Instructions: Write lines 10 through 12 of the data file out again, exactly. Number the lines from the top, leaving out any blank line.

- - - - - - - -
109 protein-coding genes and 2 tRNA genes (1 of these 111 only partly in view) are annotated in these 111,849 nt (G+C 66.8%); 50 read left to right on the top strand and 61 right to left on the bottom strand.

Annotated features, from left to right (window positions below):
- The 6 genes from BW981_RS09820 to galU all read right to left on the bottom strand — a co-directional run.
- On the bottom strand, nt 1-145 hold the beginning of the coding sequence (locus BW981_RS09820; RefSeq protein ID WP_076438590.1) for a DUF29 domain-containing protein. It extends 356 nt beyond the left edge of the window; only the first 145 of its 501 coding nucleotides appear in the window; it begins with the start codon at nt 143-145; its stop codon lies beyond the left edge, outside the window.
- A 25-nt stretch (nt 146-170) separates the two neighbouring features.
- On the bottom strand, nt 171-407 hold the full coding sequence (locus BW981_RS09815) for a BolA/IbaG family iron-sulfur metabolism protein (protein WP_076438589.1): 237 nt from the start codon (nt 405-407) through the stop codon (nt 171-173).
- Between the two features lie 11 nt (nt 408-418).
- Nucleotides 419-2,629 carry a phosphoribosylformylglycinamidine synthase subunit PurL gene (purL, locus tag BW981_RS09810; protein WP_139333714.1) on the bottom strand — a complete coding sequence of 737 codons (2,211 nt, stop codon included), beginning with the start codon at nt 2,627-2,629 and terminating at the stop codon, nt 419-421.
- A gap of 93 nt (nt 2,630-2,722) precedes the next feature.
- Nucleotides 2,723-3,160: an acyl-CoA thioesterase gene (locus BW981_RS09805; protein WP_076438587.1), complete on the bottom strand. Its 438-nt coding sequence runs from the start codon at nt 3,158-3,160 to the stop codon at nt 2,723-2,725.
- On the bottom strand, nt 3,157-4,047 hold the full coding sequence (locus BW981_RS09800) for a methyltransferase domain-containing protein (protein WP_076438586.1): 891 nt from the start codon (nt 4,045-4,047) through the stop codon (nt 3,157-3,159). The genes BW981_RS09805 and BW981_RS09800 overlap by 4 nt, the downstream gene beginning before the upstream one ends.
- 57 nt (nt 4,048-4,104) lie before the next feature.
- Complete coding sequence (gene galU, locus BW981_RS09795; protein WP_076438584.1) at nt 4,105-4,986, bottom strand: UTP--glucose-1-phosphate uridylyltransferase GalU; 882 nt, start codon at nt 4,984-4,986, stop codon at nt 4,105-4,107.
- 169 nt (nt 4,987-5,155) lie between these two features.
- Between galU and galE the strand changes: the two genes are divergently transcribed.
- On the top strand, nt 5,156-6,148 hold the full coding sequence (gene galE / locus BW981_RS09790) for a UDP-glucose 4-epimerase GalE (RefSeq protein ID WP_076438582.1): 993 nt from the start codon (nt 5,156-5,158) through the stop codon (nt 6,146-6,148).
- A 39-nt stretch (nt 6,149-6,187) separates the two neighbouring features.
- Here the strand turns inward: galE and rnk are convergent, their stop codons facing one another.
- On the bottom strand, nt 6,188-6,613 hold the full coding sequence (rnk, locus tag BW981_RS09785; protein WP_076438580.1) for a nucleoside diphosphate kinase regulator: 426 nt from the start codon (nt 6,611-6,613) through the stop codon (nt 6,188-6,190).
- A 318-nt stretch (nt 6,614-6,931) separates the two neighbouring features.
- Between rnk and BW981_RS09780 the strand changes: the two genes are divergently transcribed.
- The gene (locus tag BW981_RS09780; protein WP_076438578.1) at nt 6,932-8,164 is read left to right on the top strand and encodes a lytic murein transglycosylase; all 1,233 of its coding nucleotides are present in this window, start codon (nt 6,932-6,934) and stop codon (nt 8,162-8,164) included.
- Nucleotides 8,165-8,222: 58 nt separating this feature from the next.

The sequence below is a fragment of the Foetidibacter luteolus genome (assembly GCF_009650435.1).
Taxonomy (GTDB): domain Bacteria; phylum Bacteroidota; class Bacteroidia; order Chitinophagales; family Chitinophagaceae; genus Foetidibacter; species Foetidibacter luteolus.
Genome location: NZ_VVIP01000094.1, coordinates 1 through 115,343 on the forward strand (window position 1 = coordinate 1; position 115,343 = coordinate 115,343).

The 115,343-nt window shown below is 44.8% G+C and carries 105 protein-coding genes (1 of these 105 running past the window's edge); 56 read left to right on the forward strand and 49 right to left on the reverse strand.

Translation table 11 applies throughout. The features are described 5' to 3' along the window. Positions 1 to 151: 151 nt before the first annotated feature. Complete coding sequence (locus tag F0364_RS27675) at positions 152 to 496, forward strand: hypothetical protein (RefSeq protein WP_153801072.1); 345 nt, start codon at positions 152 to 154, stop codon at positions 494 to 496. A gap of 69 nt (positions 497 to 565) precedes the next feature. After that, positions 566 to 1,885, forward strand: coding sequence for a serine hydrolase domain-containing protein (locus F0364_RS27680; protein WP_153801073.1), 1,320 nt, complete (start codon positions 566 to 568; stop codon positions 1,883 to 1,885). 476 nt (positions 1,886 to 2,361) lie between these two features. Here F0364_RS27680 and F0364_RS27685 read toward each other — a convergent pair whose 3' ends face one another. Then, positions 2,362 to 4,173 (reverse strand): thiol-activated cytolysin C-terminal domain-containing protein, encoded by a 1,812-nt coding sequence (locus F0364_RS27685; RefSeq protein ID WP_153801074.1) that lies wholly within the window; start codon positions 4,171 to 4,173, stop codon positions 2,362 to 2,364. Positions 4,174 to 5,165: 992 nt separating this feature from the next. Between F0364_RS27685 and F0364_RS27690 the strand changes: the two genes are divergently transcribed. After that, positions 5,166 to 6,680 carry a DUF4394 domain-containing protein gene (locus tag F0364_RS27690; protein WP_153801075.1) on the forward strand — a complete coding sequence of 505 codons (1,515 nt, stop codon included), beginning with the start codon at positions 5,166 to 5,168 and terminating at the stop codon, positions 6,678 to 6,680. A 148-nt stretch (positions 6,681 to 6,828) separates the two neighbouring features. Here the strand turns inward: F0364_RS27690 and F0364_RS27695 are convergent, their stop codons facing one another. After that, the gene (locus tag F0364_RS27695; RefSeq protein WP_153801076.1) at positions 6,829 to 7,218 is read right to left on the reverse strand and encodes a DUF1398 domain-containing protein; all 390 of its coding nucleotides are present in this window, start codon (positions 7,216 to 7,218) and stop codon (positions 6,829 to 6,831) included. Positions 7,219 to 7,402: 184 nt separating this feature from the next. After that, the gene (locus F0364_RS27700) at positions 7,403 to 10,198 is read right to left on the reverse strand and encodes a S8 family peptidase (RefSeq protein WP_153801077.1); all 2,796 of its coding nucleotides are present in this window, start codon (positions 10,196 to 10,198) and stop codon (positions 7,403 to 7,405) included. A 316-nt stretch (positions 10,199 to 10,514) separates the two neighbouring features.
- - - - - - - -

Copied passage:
- Nucleotides 2,723-3,160: an acyl-CoA thioesterase gene (locus BW981_RS09805; protein WP_076438587.1), complete on the bottom strand. Its 438-nt coding sequence runs from the start codon at nt 3,158-3,160 to the stop codon at nt 2,723-2,725.
- On the bottom strand, nt 3,157-4,047 hold the full coding sequence (locus BW981_RS09800) for a methyltransferase domain-containing protein (protein WP_076438586.1): 891 nt from the start codon (nt 4,045-4,047) through the stop codon (nt 3,157-3,159). The genes BW981_RS09805 and BW981_RS09800 overlap by 4 nt, the downstream gene beginning before the upstream one ends.
- 57 nt (nt 4,048-4,104) lie before the next feature.